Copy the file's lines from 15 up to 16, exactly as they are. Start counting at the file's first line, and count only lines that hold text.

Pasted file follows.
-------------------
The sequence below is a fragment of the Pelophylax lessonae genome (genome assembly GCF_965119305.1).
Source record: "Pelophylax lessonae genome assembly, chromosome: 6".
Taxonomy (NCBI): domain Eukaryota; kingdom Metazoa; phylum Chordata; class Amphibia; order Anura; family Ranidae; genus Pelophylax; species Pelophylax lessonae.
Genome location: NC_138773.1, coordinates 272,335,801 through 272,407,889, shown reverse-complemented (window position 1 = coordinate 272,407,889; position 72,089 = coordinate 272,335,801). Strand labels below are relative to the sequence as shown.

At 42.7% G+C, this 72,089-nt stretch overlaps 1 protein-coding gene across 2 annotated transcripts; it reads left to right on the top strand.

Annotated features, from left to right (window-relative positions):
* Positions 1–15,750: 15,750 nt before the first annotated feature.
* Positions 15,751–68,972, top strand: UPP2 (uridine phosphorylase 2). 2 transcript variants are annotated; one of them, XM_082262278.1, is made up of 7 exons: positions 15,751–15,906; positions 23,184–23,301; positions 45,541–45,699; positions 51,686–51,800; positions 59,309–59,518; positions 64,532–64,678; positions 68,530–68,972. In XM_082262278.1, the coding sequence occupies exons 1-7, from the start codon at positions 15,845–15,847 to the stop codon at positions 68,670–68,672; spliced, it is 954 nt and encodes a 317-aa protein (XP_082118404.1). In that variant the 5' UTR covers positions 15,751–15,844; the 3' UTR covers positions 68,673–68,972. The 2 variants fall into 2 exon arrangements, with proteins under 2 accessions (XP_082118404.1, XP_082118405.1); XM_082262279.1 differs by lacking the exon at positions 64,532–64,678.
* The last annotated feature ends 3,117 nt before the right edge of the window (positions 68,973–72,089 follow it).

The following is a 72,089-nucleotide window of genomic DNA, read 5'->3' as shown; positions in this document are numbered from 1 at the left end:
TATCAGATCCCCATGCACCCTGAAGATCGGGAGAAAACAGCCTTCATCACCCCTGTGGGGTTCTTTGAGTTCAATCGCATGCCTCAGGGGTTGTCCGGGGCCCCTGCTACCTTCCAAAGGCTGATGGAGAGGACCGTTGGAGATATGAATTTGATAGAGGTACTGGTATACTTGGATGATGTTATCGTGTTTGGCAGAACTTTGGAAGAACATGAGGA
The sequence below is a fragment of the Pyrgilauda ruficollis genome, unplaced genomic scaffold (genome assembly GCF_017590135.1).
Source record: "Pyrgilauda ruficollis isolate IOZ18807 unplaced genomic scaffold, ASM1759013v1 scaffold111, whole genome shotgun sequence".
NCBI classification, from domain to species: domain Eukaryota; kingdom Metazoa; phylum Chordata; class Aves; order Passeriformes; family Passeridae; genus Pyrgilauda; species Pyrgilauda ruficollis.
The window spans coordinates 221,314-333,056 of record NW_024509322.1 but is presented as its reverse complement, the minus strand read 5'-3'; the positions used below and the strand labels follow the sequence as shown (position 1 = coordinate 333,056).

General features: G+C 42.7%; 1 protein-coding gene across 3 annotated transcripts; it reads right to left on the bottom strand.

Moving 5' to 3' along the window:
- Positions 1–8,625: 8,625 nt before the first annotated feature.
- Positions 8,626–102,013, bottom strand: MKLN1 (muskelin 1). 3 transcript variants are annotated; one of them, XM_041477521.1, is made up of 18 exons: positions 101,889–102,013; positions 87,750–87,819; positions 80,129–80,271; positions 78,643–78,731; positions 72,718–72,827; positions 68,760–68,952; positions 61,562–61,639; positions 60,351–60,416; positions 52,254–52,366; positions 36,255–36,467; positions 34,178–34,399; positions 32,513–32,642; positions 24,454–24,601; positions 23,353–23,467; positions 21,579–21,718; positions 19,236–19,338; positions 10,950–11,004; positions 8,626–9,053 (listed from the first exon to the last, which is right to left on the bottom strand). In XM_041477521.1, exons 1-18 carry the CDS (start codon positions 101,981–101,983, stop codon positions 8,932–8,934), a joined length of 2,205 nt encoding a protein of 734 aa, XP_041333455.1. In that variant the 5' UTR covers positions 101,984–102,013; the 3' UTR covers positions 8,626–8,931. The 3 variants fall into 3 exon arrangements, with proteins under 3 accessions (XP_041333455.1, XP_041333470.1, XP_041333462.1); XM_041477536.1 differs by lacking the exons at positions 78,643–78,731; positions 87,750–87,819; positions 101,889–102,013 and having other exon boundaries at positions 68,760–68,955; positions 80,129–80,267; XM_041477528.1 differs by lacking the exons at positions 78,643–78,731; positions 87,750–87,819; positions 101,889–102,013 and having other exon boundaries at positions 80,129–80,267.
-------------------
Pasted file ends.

The window spans coordinates 221,314-333,056 of record NW_024509322.1 but is presented as its reverse complement, the minus strand read 5'-3'; the positions used below and the strand labels follow the sequence as shown (position 1 = coordinate 333,056).

General features: G+C 42.7%; 1 protein-coding gene across 3 annotated transcripts; it reads right to left on the bottom strand.